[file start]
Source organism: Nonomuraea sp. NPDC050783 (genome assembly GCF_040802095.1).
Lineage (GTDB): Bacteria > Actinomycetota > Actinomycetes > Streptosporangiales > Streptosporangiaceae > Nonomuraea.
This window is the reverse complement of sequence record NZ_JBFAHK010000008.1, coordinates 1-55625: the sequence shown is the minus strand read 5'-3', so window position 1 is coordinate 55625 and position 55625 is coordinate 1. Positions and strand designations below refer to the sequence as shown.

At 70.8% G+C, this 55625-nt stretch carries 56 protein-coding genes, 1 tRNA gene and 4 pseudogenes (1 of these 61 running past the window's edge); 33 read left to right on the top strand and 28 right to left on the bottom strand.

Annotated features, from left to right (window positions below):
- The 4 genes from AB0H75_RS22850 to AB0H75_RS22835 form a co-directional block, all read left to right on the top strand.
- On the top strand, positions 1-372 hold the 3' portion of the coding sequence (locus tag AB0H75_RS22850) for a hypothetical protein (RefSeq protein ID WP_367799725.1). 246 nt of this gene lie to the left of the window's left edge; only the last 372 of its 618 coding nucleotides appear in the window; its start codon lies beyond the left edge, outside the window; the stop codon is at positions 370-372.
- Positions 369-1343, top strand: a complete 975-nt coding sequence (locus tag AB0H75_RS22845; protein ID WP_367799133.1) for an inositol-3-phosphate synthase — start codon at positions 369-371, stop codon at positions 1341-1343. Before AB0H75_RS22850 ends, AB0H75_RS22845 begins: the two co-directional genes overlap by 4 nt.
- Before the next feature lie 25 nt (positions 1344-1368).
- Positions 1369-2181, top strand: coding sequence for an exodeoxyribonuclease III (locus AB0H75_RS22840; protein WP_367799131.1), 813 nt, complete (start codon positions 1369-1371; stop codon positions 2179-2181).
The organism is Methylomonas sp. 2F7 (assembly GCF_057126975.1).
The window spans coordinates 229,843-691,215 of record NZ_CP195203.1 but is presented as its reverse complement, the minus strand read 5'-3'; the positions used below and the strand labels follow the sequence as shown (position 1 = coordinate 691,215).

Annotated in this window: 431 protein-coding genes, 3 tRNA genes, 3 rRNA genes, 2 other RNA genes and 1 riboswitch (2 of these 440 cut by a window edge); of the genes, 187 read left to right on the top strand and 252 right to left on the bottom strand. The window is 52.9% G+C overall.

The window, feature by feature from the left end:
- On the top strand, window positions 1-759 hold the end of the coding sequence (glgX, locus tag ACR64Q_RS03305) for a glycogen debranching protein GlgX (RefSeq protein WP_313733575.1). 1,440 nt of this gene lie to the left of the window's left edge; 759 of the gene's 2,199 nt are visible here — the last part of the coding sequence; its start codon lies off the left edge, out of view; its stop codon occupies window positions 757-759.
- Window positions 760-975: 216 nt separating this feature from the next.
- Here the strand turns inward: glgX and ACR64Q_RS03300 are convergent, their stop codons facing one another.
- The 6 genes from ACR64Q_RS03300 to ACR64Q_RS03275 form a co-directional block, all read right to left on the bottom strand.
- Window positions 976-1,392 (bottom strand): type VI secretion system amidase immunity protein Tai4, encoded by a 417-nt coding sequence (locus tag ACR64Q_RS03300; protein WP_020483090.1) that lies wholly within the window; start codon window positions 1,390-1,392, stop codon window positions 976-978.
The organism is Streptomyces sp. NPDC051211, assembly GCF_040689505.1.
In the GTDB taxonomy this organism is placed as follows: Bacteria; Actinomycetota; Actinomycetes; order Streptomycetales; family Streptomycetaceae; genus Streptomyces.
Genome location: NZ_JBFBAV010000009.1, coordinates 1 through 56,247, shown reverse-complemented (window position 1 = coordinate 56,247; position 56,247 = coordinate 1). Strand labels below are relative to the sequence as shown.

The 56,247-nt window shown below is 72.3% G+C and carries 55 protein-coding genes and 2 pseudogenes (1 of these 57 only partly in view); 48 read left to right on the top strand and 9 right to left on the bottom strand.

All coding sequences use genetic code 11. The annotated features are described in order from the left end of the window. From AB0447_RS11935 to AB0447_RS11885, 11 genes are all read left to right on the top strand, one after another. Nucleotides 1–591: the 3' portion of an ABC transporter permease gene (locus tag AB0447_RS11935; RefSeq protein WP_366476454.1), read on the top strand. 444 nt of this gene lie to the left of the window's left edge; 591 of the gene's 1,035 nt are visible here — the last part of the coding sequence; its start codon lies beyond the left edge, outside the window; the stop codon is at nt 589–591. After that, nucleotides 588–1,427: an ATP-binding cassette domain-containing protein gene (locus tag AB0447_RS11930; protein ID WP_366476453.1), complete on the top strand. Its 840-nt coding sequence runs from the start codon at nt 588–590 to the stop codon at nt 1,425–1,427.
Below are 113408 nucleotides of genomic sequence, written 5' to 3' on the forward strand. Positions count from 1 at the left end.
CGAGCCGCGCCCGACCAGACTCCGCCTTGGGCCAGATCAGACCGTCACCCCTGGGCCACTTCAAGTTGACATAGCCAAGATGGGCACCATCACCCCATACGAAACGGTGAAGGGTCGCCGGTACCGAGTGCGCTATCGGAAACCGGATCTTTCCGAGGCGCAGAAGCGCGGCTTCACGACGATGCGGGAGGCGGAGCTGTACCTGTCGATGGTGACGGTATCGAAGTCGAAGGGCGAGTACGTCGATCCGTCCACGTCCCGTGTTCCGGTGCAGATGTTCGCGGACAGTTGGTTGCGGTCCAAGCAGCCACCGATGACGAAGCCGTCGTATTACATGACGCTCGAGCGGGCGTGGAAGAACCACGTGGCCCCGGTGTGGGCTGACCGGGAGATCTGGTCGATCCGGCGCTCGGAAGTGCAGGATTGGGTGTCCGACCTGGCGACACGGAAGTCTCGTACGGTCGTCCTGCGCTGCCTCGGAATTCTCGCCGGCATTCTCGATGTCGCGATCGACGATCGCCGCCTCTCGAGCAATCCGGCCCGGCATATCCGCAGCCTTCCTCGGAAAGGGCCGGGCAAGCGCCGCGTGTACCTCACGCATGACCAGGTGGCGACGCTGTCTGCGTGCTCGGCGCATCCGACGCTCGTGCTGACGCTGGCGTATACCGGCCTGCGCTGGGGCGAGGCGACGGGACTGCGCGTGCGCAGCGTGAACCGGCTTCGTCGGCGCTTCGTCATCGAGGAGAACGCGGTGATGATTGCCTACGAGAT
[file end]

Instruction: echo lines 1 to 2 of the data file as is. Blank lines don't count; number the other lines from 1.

Source organism: Nonomuraea sp. NPDC050783 (genome assembly GCF_040802095.1).
Lineage (GTDB): Bacteria > Actinomycetota > Actinomycetes > Streptosporangiales > Streptosporangiaceae > Nonomuraea.